The ultimate CXO team for delivering consistent customer experiences
Ask any successful CIO and they’ll tell you there’s more to doing a great job than keeping the IT machine running.
When it comes to business performance, IT leaders recognise that nurturing strong relationships – whether that’s with vendors, customers or employees – can be just as important as selecting the right technologies.
However, while CIOs understand that positive relationships matter, they need to make sure they don’t neglect the one that can deliver unexpected value: the relationship with their CMO.
CIOs and CMOs will always have different backgrounds and priorities, but they’ll both want to leverage technology in order to meet corporate objectives.
As a CIO, for example, you might find marketing’s demands for the latest technology to be unrealistic. Conversely, CMOs may be frustrated by IT’s perceived inability to keep up with rapid technological change.
Let’s take a look at why IT and marketing need to come together, and what CIOs and CMOs can do to support collaborative work so that as a CXO team they can deliver consistent customer experiences.
Understanding the changing customer experience landscape
In my last post, I explained how customer demand has shaped the way organisations deliver customer experiences. According to Forrester,[i] customer expectations have also influenced the landscape in which CIOs and CMOs operate.
“Customers expect consistent and high-value in-person and digital experiences. They don’t care if building these experiences is hard or requires a complex, multifunction approach from across your business. They want immediate value and will go elsewhere if you can’t provide it.
It requires common insights so that various functions see the customer, the market dynamic, and their overall response through a similar lens. Strong alignment accelerates success. Poor alignment creates confusion, delays and competitive risk.”
What does this mean? Unlike in the past, CMOs now rely on IT to extend marketing capabilities with technologies that support mobile, online and social interactions. Marketing cannot deliver digital customer experiences without IT support – a collaborative approach is needed.
Why CMOs and CIOs are a CXO marriage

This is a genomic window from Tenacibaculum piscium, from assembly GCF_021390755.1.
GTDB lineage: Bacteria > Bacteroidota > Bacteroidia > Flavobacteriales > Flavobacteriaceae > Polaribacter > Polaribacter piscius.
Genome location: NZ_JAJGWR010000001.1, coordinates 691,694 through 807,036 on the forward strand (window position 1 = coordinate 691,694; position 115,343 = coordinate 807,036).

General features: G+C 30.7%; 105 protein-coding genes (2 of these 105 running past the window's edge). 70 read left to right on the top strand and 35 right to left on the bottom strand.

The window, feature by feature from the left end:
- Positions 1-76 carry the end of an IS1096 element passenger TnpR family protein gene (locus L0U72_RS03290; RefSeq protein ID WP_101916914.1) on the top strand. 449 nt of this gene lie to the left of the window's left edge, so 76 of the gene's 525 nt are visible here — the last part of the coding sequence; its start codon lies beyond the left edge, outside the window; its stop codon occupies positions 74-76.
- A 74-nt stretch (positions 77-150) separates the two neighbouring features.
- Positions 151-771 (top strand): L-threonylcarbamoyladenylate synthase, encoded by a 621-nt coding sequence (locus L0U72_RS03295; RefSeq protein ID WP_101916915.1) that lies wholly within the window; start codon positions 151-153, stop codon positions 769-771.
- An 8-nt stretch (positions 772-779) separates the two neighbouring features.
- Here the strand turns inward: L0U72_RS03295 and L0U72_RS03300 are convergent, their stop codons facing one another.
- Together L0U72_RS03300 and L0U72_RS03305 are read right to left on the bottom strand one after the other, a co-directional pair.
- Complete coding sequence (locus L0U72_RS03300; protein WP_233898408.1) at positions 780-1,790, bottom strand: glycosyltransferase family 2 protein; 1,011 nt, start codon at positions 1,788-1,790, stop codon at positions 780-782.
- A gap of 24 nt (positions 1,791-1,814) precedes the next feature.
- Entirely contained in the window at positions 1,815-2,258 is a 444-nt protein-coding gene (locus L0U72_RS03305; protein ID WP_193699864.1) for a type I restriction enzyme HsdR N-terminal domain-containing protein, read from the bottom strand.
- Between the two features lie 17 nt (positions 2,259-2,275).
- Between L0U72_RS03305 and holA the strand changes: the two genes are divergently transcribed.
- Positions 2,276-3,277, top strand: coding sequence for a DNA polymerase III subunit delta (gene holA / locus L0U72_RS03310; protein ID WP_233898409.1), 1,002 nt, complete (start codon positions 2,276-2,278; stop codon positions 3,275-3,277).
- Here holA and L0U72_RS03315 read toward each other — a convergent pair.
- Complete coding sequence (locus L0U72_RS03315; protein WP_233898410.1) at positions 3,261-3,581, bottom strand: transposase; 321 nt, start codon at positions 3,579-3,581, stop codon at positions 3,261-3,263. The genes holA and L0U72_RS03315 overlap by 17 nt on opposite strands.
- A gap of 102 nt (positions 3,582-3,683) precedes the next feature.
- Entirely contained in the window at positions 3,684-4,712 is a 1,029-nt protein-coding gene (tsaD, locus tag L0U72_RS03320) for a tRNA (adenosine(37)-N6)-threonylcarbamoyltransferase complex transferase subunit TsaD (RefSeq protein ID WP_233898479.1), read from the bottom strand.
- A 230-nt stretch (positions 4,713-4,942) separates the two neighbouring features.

If you want every customer to have a great experience when they interact with your organisation, you need a strong CMO and CIO relationship.
Forrester research shows[ii] that when customer communication breaks down, it’s usually the result of limited technological capabilities. In many cases, these errors would be simple to avoid if marketing and IT were better aligned.
In the Forrester study[iii], 88 per cent of respondents said their ability to manage end-to-end customer communications was low. A further 46 per cent were indifferent or unsatisfied with their ability to manage customer communications across the customer journey. Major shortcomings included:
- Inability to automate processes (35%)
- Insufficient ability to personalise customer communications (35%)
- Lack of tools to send consistent communications from all departments across all channels.
They say two heads are better than one, and in this case, it’s true. Integrating digital technologies such as document and form automation – while ensuring they deliver a consistent experience across touch points – requires a combination of technical know-how (CIO) and an in-depth understanding of customer engagement (CMO).
Fostering a collaborative CIO and CMO relationship
CIOs and CMOs may not always see eye to eye, but there’s good news. Many have warmed to the idea of working together. Almost half (49 per cent) of respondents in CIO.com’s 2016 State of the CIO survey[iv] said their CMO and CIO relationship has become more collaborative in the past three years. 43 per cent said it had remained the same.
Here are three ways to support a positive CIO and CMO relationship in order to deliver consistent customer experiences.
1. Identify common objectives
Although it can seem as though CIOs and CMOs are from different planets, they’re usually working to achieve similar goals. Both, for example, are responsible for understanding behaviour, responding to trends and collecting customer insights.
As Corinne Sklar wrote in The Guardian[v] recently, “Aligning around customer demand and desires will help bring priorities and focus to the CMO and CIO relationship and meet customers’ digital expectation.”
Once alignment is achieved, CIOs and CMOs can work to match services value and technical capability to business challenges. In this case, this involves delivering a more consistent digital customer experience.
2. Recognise each other’s strengths
CIOs and CMOs have much to gain by understanding the value that each party brings to the table. Brand strategist Dr Thomas Oosthuizen says CMOs must understand technology at a strategic level. However, “the finer technical details are entrusted to the technology team led by the CIO.”
On the other hand, Dr Oosthuizen says CIOs need the CMOs’ expertise in customer engagement. This is key to driving the organisation towards a successful digital transformation.
3. Deliver engaging digital experiences across all business units
We all know that today’s customers want to interact with organisations at their convenience. By joining forces, CIOs and CMOs are better equipped to understand customer expectations, identify the right technology solutions, and implement them in a way that digitally transforms the customer experience.
The benefits of doing so go beyond more satisfied customers and increased revenue. When done right, transforming the customer experience also creates business value and enhances critical capabilities.
To learn more about how CIOs and CMOs can improve digital customer experiences, download our complimentary guide to streamlining business processes through digital automation.